Rise in caesarean sections due to age, says women’s charity
The proportion of women giving birth by caesarean sections has continued to rise, new figures released today by the Health and Social Care Information Centre (HSCIC) have shown. The report, NHS Maternity Statistics – England, 2013-2014, indicates:
- More than a quarter (26.2%) of births in 2013-14 were caesarean deliveries. 
- This represents an increase of 0.7 percentage points from last year (25.5% of all births in 2012-13). In 2003-04, c-sections represented 22.7% of births in 2003-04.
- The proportion of births by caesarean section has increased over the past twenty years. In 1993-94, 15% of all births in 1993-94 were by caesarean delivery. 
The increase in C-sections is likely to reflect a number of factors, including the impact of NICE guidance supporting women’s ability to choose ‘elective’ C-sections, and the rise in maternal age, with one in five births in 2013 to women over 35, compared with one in ten in 1993. The proportion of births to women over 40 has also doubled over the same period.
While the risks of older motherhood are often overstated, figures from the HSCIC demonstrate that pregnant women over 35 are more likely to require a caesarean delivery. In 2012-2013, more than one-third (36%) of women aged 35 or older required a caesarean section, compared with one in five (20%) of births to women under 30.
Ann Furedi, Chief Executive of the British Pregnancy Advisory Service, bpas, said:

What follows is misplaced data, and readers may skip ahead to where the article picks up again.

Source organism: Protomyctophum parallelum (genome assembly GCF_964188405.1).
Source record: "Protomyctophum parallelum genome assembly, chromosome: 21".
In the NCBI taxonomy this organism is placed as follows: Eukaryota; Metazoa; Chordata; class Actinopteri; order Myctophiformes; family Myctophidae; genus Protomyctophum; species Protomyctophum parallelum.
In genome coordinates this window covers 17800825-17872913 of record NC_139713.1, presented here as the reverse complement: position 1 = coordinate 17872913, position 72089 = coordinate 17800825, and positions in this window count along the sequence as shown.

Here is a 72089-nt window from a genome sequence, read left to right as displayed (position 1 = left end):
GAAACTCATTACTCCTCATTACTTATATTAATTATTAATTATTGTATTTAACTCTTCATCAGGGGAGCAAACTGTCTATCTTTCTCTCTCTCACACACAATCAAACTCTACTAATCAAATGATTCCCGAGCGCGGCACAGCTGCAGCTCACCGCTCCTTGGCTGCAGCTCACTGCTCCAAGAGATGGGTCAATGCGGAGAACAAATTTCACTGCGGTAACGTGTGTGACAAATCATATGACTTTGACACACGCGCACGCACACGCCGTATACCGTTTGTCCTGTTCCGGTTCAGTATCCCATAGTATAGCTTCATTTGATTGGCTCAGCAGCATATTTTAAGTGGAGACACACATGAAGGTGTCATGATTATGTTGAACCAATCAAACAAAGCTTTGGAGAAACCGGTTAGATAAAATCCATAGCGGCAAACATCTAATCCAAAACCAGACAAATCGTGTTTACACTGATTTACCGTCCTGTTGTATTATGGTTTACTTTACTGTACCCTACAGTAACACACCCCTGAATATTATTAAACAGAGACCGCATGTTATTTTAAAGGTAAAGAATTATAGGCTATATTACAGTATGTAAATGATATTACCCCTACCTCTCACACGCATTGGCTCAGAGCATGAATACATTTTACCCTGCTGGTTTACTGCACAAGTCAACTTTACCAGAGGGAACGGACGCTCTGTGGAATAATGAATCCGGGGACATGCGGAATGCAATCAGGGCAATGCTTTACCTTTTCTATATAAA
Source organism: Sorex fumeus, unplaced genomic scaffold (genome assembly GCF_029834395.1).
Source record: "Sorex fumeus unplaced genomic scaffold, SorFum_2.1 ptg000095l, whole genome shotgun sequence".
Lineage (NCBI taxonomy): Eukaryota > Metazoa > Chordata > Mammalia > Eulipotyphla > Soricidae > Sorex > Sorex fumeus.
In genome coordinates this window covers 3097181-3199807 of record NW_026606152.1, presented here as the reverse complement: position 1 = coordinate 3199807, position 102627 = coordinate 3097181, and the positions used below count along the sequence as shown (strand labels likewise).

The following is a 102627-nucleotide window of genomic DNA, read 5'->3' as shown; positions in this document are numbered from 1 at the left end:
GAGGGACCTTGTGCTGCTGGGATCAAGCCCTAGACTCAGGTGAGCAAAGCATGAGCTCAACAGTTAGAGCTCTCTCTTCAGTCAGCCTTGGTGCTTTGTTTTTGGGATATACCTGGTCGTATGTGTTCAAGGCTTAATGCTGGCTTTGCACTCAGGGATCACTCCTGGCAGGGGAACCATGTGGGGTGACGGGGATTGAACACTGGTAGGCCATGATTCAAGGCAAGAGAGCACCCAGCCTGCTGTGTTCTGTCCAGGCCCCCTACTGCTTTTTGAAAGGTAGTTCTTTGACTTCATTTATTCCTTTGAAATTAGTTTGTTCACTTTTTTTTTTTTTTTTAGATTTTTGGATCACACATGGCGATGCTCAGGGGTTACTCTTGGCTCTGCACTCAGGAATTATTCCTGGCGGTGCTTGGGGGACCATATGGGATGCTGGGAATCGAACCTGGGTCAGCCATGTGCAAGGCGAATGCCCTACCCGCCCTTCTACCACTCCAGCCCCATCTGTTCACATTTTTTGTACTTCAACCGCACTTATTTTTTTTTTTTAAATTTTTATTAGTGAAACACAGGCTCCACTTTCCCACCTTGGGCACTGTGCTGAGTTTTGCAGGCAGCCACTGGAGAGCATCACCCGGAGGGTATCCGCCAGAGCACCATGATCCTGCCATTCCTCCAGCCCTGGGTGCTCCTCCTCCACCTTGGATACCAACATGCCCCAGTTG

“The increase in caesarean sections is likely to reflect the ongoing trend towards older motherhood. Many couples choose to obtain professional, financial and emotional security before starting a family, and as a result are waiting longer before having their first child. One in five babies are now born to women over the age of 35, while 20 years ago it was just one in 10.”
“We know that women in their late thirties and forties are more likely to require a caesarean section. Maternity services need to be able to accommodate these trends, including by providing the choice of hospital births and surgical interventions if women want or need them, and women’s choices need to be respected.”
Notes to Editors:
Further figures relating to maternal age, method of delivery and duration of hospital stay will be release by the Health and Social Care Information Centre (HSCIC) on 25th February 2015.
For more information please contact bpas at firstname.lastname@example.org and 0207 612 0206 or 07788 725 185
bpas is a charity which provides reproductive healthcare services including pregnancy counselling, abortion care, miscarriage management and contraception from more than 40 centres across the UK. It supports and advocates for reproductive choice. More information can be found at bpas.org.
 NHS Maternity Statistics, England: 2005-06 http://www.hscic.gov.uk/catalogue/PUB01682/nhs-mater-2005-2006-rep.pdf
 NICE, Caesarean Scetion guidance, 2011 https://www.nice.org.uk/guidance/cg132/chapter/1-guidance ONS, Birth Summary Tables, England and Wales, 2013 http://www.ons.gov.uk/ons/publications/re-reference-tables.html?edition=tcm%3A77-317529
 HSCIC, NHS Maternity Statistics – 2012-13 http://www.hscic.gov.uk/catalogue/PUB12744/nhs-mate-eng-2012-13-summ-repo-rep.pdf